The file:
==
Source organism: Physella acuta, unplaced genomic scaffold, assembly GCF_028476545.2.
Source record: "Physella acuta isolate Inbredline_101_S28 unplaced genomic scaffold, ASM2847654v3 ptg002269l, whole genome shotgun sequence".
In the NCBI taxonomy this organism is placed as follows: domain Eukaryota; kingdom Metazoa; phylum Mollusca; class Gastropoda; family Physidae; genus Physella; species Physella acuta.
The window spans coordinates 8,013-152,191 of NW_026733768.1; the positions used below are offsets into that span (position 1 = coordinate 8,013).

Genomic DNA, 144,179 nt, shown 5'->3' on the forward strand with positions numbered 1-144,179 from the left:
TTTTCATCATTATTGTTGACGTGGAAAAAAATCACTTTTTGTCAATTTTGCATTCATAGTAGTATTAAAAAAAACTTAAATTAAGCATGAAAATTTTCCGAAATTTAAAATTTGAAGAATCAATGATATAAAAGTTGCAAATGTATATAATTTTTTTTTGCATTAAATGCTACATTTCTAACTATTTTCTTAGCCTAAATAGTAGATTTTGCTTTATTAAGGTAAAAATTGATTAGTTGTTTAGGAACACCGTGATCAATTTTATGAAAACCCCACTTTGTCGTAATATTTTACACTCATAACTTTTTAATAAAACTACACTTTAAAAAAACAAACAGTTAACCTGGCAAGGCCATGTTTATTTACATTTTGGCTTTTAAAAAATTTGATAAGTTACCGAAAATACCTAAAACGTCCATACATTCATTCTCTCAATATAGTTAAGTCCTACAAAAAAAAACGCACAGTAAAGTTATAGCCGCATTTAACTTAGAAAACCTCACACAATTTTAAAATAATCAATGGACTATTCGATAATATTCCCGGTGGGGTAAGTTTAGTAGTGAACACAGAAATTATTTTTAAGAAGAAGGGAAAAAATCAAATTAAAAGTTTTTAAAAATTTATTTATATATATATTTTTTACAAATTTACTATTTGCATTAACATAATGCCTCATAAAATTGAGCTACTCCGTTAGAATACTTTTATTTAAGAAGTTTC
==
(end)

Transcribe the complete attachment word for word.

Source organism: Physella acuta, unplaced genomic scaffold, assembly GCF_028476545.2.
Source record: "Physella acuta isolate Inbredline_101_S28 unplaced genomic scaffold, ASM2847654v3 ptg002269l, whole genome shotgun sequence".
In the NCBI taxonomy this organism is placed as follows: domain Eukaryota; kingdom Metazoa; phylum Mollusca; class Gastropoda; family Physidae; genus Physella; species Physella acuta.
The window spans coordinates 8,013-152,191 of NW_026733768.1; the positions used below are offsets into that span (position 1 = coordinate 8,013).

Genomic DNA, 144,179 nt, shown 5'->3' on the forward strand with positions numbered 1-144,179 from the left:
TTTTCATCATTATTGTTGACGTGGAAAAAAATCACTTTTTGTCAATTTTGCATTCATAGTAGTATTAAAAAAAACTTAAATTAAGCATGAAAATTTTCCGAAATTTAAAATTTGAAGAATCAATGATATAAAAGTTGCAAATGTATATAATTTTTTTTTGCATTAAATGCTACATTTCTAACTATTTTCTTAGCCTAAATAGTAGATTTTGCTTTATTAAGGTAAAAATTGATTAGTTGTTTAGGAACACCGTGATCAATTTTATGAAAACCCCACTTTGTCGTAATATTTTACACTCATAACTTTTTAATAAAACTACACTTTAAAAAAACAAACAGTTAACCTGGCAAGGCCATGTTTATTTACATTTTGGCTTTTAAAAAATTTGATAAGTTACCGAAAATACCTAAAACGTCCATACATTCATTCTCTCAATATAGTTAAGTCCTACAAAAAAAAACGCACAGTAAAGTTATAGCCGCATTTAACTTAGAAAACCTCACACAATTTTAAAATAATCAATGGACTATTCGATAATATTCCCGGTGGGGTAAGTTTAGTAGTGAACACAGAAATTATTTTTAAGAAGAAGGGAAAAAATCAAATTAAAAGTTTTTAAAAATTTATTTATATATATATTTTTTACAAATTTACTATTTGCATTAACATAATGCCTCATAAAATTGAGCTACTCCGTTAGAATACTTTTATTTAAGAAGTTTC